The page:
“Strike a Pose” was an immortal line from Madonna’s hit song, “Vogue.” Now it is the name of a tender and touching documentary about the men who performed both onstage with Madonna on her 1990 Blonde Ambition tour and on screen in her 1991 documentary, “Truth or Dare.”
The tour consisted of doing five shows (each two hours long) every week with one day of travel and one day of rest for an eight-month period. That’s more than 150 shows, each featuring 18 songs. Most of the dancers performed 15 of the 18 songs, and if they weren’t onstage for a number, they were changing for the next one.
For “Strike a Pose,” six of the seven dancers — Luis Camacho, Oliver Crumes, Salim Gauwloos, Kevin Stea, Carlton Wilborn and José Gutierez (Gabriel Trupin passed away) — were interviewed about their experiences of being plucked from obscurity to perform on a world stage. They speak eloquently and candidly in the film about "expressing themselves" while also projecting positive messages about homosexuality, gay rights and AIDS awareness. As “Strike a Pose” shows, however, some of the guys were keeping secrets. Salim, for example, reveals, decades later, that he was diagnosed as being HIV positive before the tour.
“Strike a Pose” also chronicles the perils of fame and how being connected with the then-most famous woman on the planet became a blessing and a curse. For all the opportunities that the tour’s controversy and success generated, these men had problems personally and professionally that haunted them for the next 25 years.
Salon talked with two of the six dancers featured in the film, Guiterez and Gauwloos, about their experiences being on tour with Madonna back in the day and about “Strike a Pose” now.
José, Madonna took voguing from the underground to the mainstream. What can you say about the impact of that given the culture wars of the time and how you, as a performer, had to bear some of the responsibility of disseminating gay culture to a wider audience?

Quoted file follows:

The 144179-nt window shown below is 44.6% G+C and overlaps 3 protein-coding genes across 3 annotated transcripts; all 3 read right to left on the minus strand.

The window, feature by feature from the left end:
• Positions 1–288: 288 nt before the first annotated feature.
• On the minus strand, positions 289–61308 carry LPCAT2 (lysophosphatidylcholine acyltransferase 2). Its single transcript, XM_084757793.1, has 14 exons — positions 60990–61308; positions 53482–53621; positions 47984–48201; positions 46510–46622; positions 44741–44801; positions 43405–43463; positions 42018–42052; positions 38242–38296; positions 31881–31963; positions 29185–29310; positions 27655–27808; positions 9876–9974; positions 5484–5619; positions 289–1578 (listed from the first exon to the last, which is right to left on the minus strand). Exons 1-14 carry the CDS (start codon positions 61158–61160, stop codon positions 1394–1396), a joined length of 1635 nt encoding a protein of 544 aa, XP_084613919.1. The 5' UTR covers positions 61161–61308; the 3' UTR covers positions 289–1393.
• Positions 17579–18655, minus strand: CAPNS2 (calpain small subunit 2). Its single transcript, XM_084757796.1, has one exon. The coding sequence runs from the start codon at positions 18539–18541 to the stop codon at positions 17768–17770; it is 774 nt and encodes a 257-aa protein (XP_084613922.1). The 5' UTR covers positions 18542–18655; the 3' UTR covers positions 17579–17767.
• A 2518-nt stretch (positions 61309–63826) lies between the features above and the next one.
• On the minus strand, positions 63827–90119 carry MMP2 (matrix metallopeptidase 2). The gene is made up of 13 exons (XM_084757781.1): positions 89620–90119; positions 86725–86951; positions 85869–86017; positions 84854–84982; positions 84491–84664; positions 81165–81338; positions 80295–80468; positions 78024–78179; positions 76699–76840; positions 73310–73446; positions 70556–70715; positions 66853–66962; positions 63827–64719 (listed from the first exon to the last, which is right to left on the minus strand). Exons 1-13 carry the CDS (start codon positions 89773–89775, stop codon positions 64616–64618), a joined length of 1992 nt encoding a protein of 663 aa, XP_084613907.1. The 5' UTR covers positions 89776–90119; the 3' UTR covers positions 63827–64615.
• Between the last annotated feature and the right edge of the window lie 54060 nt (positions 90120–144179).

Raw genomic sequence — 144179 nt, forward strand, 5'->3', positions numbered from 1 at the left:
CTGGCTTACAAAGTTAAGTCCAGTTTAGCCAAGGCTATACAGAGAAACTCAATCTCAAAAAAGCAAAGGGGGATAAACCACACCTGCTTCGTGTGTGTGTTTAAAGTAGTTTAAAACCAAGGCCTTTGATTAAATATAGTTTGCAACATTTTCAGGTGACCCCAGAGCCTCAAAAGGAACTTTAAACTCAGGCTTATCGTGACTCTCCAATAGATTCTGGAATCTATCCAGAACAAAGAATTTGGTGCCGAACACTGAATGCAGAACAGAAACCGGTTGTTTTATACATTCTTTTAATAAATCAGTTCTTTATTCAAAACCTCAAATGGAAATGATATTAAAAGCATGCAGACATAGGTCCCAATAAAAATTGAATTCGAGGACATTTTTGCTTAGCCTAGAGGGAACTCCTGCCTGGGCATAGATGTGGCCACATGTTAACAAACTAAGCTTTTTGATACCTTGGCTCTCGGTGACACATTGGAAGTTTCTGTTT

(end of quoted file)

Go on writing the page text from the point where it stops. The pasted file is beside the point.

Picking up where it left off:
It’s weird because you don’t think about that at that time you’re in it. I was an 18-year-old kid with talent and given the opportunity to express it. I didn’t look at the political aspect of it and that it was bringing something underground to the forefront. I never set out to be a part of it. Now that I am aware, it’s amazing. To see that now, so many years later and finally be — not just accepted, but for everyone to look at me for taking this to the world — I feel so blessed.
It was harder to be openly gay back then. You were certainly a role model, even if you didn’t see yourself as one. Can you talk about that?
It wasn’t easy to be gay back then. I was fortunate. I was into wearing pride as a shield because I was young and gay and it wasn’t as accepted as it is now — and that motivated me. It was hard for a lot of kids in the community. Back then there weren’t many role models. I never set out to be one. I was so young, and just believed in something. I was being comfortable with who I was at an early age. I made a difference and was counted as a part of society. To now be looked on as an icon or a pioneer, I’m grateful. It’s unbelievable. I never set out to do that. I wish I could say I did. Maybe Madonna saw it in me before I did.
We were all [unexpected] leaders, pioneers in the age of the AIDS epidemic. I was really scared back in the day. But I still showed up and did public service announcements for Gay Men’s Health Crisis and raised money and protested. I was in it because my friends were sick from this disease and I looked up to them as heroes in the community. And if I could march and express myself, then I wanted to do that. That was the least I could do for my community.
I really like the scenes featuring you and your mother and how she is supportive but also critical of your work. Madonna is seen as a motherly figure to her boys; there is also Gabriel’s mother featured in “Strike a Pose.” What observations do you have about gay men and mother figures?